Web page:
Two Omicron variants were only combined to create ‘XE’, a ‘Frankenstein’ COVID Virus

The first minor variant of Omicron, the latest major variant of the new coronavirus, is terrible. BA.1 has driven record cases and hospitalizations in many countries starting last fall.

The second subvariable, BA.2, is worse in some countries – setting new records for daily cases across China and parts of Europe.

Now BA.1 and BA.2 have combined to create a third sub-variable. XE, as it is known, is a “recombinant” – the product of two “Frankenstein”-type interacting viruses in a single host.

With its long list of mutations, XE is possibly the most contagious form of coronavirus. Stephanie James, head of the COVID testing lab at the University of Regis in Colorado, told The Daily Beast: “According to the WHO report, it appears to be slightly more beneficial in terms of transmissibility.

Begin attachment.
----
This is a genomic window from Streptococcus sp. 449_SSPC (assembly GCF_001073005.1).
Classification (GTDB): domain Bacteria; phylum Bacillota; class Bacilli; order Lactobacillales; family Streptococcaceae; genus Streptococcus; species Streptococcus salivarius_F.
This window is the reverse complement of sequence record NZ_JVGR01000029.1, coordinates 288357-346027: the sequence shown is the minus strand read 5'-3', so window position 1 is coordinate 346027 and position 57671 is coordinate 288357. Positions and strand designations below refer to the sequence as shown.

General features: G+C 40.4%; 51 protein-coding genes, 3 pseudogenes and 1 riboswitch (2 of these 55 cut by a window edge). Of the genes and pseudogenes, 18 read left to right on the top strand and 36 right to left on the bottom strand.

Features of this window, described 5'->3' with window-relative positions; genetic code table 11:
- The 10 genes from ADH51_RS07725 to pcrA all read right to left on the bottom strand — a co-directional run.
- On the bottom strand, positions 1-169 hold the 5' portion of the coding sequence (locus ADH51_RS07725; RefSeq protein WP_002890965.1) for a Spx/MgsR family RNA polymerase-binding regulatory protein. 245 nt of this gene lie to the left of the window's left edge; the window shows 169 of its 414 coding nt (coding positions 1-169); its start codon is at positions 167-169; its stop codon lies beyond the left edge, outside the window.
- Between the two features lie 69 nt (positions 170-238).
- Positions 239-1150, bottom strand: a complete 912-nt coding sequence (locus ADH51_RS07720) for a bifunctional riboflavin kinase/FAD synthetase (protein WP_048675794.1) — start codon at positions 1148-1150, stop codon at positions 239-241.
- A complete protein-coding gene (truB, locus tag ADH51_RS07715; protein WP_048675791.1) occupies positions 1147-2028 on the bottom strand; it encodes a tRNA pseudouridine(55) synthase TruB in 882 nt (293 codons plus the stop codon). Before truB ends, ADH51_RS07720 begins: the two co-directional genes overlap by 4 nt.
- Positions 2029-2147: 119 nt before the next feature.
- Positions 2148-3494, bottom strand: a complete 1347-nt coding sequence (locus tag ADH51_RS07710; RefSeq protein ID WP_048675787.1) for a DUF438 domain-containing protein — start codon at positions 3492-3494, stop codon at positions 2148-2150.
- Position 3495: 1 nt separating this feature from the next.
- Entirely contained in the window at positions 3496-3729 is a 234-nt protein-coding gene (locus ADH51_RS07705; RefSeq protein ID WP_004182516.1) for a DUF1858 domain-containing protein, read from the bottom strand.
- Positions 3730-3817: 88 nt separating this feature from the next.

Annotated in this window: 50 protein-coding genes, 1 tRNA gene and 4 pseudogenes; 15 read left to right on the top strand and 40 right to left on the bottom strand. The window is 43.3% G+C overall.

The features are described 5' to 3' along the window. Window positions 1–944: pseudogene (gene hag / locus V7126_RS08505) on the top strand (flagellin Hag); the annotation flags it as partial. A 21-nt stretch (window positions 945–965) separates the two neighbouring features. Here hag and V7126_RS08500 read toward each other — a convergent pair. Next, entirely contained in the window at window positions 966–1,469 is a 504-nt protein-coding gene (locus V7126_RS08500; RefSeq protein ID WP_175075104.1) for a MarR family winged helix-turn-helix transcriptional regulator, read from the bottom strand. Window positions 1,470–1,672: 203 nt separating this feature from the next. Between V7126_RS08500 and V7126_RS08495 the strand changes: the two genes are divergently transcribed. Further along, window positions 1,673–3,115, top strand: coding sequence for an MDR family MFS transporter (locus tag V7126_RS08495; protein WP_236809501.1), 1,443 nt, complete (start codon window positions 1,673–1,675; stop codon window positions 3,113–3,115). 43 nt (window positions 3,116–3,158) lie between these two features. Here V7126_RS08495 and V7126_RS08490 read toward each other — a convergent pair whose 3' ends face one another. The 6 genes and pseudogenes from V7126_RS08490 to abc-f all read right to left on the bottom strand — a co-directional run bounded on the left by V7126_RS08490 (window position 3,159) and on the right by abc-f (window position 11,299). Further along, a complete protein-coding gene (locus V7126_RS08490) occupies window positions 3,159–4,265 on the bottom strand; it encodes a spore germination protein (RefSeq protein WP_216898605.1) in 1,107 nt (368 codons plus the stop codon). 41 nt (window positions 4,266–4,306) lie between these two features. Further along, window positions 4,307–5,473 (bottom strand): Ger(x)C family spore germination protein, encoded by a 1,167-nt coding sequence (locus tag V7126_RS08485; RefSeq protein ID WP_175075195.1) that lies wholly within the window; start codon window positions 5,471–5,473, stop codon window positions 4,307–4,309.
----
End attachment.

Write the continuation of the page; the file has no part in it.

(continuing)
But don’t panic. The same mix of sub-variables generated VEHICLES can also protect we from it. Coming very quickly after the surge of BA.1 and BA.2 cases, XE is well on its way to achieving a natural immune wall — antibodies left over from past infections in the hundreds of million people.

Those natural antibodies, plus the additional protection afforded by various COVID vaccines, could reduce the impact of XE. For that reason, many experts worry less about the XE and more about any variations or sub-variants that may come after the XE.

A health worker administers a COVID-19 vaccine to a resident in Bangkok. Health officials have also detected XE in Thailand.

Teera Noisakran / Getty

And rest assured, that the extra variable in the future is coming. “COVID-19 continues,” Eric Bortz, a virologist and public health expert at the University of Alaska-Anchorage, told The Daily Beast.

Testers first spotted the XE in the UK in mid-January. Six weeks later, UK authorities have identified 600 cases of XE infection. Those cases are a significant drop from the millions of BA.1 and BA.2 cases the UK has tallied up over the past three months. But the XE stands out.